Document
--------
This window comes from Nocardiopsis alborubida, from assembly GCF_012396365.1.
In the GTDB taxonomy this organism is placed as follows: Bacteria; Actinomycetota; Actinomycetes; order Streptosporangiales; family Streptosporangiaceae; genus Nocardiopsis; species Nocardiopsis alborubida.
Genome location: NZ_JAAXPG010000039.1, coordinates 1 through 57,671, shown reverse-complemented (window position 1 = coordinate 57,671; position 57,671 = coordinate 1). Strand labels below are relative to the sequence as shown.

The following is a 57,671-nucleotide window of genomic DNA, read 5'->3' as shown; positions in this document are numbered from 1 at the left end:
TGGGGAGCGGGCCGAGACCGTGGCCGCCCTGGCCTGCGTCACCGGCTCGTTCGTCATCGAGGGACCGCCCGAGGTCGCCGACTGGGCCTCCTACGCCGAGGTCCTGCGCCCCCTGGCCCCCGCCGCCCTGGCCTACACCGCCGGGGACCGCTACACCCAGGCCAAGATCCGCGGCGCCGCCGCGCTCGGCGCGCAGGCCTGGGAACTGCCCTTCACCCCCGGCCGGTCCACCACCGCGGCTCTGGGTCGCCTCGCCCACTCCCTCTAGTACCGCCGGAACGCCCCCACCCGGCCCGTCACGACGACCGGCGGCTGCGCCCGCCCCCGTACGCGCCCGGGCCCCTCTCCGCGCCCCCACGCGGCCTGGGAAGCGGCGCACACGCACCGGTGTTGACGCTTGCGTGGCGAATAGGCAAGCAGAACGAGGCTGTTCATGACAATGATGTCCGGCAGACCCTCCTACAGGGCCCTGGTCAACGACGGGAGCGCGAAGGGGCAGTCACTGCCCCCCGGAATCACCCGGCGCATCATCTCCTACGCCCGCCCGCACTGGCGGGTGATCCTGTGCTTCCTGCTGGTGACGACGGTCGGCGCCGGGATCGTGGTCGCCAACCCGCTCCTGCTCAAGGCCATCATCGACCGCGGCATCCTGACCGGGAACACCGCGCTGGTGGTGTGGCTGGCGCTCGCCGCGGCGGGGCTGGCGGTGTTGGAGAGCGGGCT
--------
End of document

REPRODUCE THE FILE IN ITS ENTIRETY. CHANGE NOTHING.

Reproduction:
This window comes from Nocardiopsis alborubida, from assembly GCF_012396365.1.
In the GTDB taxonomy this organism is placed as follows: Bacteria; Actinomycetota; Actinomycetes; order Streptosporangiales; family Streptosporangiaceae; genus Nocardiopsis; species Nocardiopsis alborubida.
Genome location: NZ_JAAXPG010000039.1, coordinates 1 through 57,671, shown reverse-complemented (window position 1 = coordinate 57,671; position 57,671 = coordinate 1). Strand labels below are relative to the sequence as shown.

The following is a 57,671-nucleotide window of genomic DNA, read 5'->3' as shown; positions in this document are numbered from 1 at the left end:
TGGGGAGCGGGCCGAGACCGTGGCCGCCCTGGCCTGCGTCACCGGCTCGTTCGTCATCGAGGGACCGCCCGAGGTCGCCGACTGGGCCTCCTACGCCGAGGTCCTGCGCCCCCTGGCCCCCGCCGCCCTGGCCTACACCGCCGGGGACCGCTACACCCAGGCCAAGATCCGCGGCGCCGCCGCGCTCGGCGCGCAGGCCTGGGAACTGCCCTTCACCCCCGGCCGGTCCACCACCGCGGCTCTGGGTCGCCTCGCCCACTCCCTCTAGTACCGCCGGAACGCCCCCACCCGGCCCGTCACGACGACCGGCGGCTGCGCCCGCCCCCGTACGCGCCCGGGCCCCTCTCCGCGCCCCCACGCGGCCTGGGAAGCGGCGCACACGCACCGGTGTTGACGCTTGCGTGGCGAATAGGCAAGCAGAACGAGGCTGTTCATGACAATGATGTCCGGCAGACCCTCCTACAGGGCCCTGGTCAACGACGGGAGCGCGAAGGGGCAGTCACTGCCCCCCGGAATCACCCGGCGCATCATCTCCTACGCCCGCCCGCACTGGCGGGTGATCCTGTGCTTCCTGCTGGTGACGACGGTCGGCGCCGGGATCGTGGTCGCCAACCCGCTCCTGCTCAAGGCCATCATCGACCGCGGCATCCTGACCGGGAACACCGCGCTGGTGGTGTGGCTGGCGCTCGCCGCGGCGGGGCTGGCGGTGTTGGAGAGCGGGCT